Boo lights: groupthink edition

byMorendil9y15th Feb 201072 comments


In conversations on LessWrong you may be surprised (in fact, dismayed) to find an apparent majority of the community agreeing with each other, and disagreeing with some view you hold dear. You may be tempted to call "groupthink". Whenever that happens, please hold yourself to at least as high an epistemic standard as the people who are participating in the community, and substantiate your accusation of groupthink with actual evidence and analysis.

"Groupthink" can be an instance of applause lights, terms or explanations used not so much for their semantic content as for the warm fuzzies they are intended to trigger in your audience. Or... since "groupthink" isn't so much intended to generate applause for you, but to generate disapproval of those who disagree with you, we might coin the phrase "boo lights".

At any rate, you may be cheaply establishing (in your own eyes and the eyes of people "on your side") your status as a skeptic, without actually doing any critical thinking or even basic due diligence. Are you sure you that's what you want?

(N.B. links in this post either point to examples, or to more complete definitions of the concepts referenced; they are intended as supplementary material and this post stands on its own, you can ignore the links on a first read-through.)

Apparent consensus is not sufficient grounds for suspecting groupthink, because the "groupthink" explanatory scheme leads to further predictions than the mere appearance of consensus. For instance, groupthink results in "selection bias in collecting information" (from the Wikipedia entry). If the community has shown diligence in seeking contrary information, and yet has not rallied to your favored point of view, your accusations of groupthink are unjustified.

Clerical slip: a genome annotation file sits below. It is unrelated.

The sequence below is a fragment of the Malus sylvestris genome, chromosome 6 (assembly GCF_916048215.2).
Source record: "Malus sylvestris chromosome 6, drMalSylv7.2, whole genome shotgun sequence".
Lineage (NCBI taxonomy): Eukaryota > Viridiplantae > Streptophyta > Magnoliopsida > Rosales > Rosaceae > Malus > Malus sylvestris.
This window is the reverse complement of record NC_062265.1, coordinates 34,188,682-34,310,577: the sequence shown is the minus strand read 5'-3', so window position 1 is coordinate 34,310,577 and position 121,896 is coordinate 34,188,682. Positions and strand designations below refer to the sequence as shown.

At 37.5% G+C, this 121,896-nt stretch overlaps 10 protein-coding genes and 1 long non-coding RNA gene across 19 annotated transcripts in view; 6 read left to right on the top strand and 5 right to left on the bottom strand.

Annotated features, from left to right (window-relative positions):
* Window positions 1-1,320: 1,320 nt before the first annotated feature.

Disapproval of your contributions (in the form of downvoting) is not sufficient grounds for suspecting groupthink. Communities establish mechanisms of defence against disruption, in a legitimate response to a context of discourse where disruption is an ever present threat, the flip side of open participation. The voting/karma system is the current mechanism, probably flawed and probably better than nothing. Downvotes signal "we would like to see fewer comments like this one". The appropriate thing to do if you receive downvotes and you're neither a troll nor a crackpot is to simply seek feedback: ask what's wrong. Complaining only makes things worse. Complaining that the community is exhibiting censorship or groupthink makes things much worse.

Disapproval of your accusations of groupthink is still not sufficient grounds for suspecting groupthink. This community is aware of information cascades and other effects leading to groupthink, discusses them openly, and strives to adopt countervailing norms. (Note that this post generalizes to further concepts, such as censorship. Downvotes are not censorship; they are a collaborative filtering mechanism, whereby readers are encouraged to skip over some content; that content is nevertheless preserved, visible to anyone who chooses to read it; censorship, i.e. banning, does occur but much more seldom than downvoting.)

Here is a good example of someone substantiating their accusations of groupthink by reference to the actual research on groupthink. Note how much more work this is.

If you're still thinking of calling "groupthink" without doing that work... or, perhaps, if you have already done so...

Please reconsider: your behaviour devalues the technical meaning of "groupthink", which this community does have a use for (as do other communities of sincere inquiry). We want the term groupthink to still be useful when we really need it - when we actually succumb to groupthink.